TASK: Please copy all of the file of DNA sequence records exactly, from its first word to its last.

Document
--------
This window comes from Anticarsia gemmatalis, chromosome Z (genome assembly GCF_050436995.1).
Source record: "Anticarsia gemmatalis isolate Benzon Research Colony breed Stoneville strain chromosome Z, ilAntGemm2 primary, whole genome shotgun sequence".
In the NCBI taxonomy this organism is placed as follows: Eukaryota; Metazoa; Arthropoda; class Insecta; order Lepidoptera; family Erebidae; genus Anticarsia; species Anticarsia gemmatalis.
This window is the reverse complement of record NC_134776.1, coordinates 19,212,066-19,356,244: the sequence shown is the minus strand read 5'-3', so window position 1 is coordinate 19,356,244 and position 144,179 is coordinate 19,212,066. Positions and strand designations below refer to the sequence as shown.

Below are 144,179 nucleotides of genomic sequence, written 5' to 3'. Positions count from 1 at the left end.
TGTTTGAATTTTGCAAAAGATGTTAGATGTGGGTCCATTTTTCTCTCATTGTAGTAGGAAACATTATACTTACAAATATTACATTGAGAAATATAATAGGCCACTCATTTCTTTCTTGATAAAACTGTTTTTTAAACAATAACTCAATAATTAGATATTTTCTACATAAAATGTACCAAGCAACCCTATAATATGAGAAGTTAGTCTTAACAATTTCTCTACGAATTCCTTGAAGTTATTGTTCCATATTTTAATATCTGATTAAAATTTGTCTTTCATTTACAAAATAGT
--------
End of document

This window comes from Anticarsia gemmatalis, chromosome Z (genome assembly GCF_050436995.1).
Source record: "Anticarsia gemmatalis isolate Benzon Research Colony breed Stoneville strain chromosome Z, ilAntGemm2 primary, whole genome shotgun sequence".
In the NCBI taxonomy this organism is placed as follows: Eukaryota; Metazoa; Arthropoda; class Insecta; order Lepidoptera; family Erebidae; genus Anticarsia; species Anticarsia gemmatalis.
This window is the reverse complement of record NC_134776.1, coordinates 19,212,066-19,356,244: the sequence shown is the minus strand read 5'-3', so window position 1 is coordinate 19,356,244 and position 144,179 is coordinate 19,212,066. Positions and strand designations below refer to the sequence as shown.

Below are 144,179 nucleotides of genomic sequence, written 5' to 3'. Positions count from 1 at the left end.
TGTTTGAATTTTGCAAAAGATGTTAGATGTGGGTCCATTTTTCTCTCATTGTAGTAGGAAACATTATACTTACAAATATTACATTGAGAAATATAATAGGCCACTCATTTCTTTCTTGATAAAACTGTTTTTTAAACAATAACTCAATAATTAGATATTTTCTACATAAAATGTACCAAGCAACCCTATAATATGAGAAGTTAGTCTTAACAATTTCTCTACGAATTCCTTGAAGTTATTGTTCCATATTTTAATATCTGATTAAAATTTGTCTTTCATTTACAAAATAGT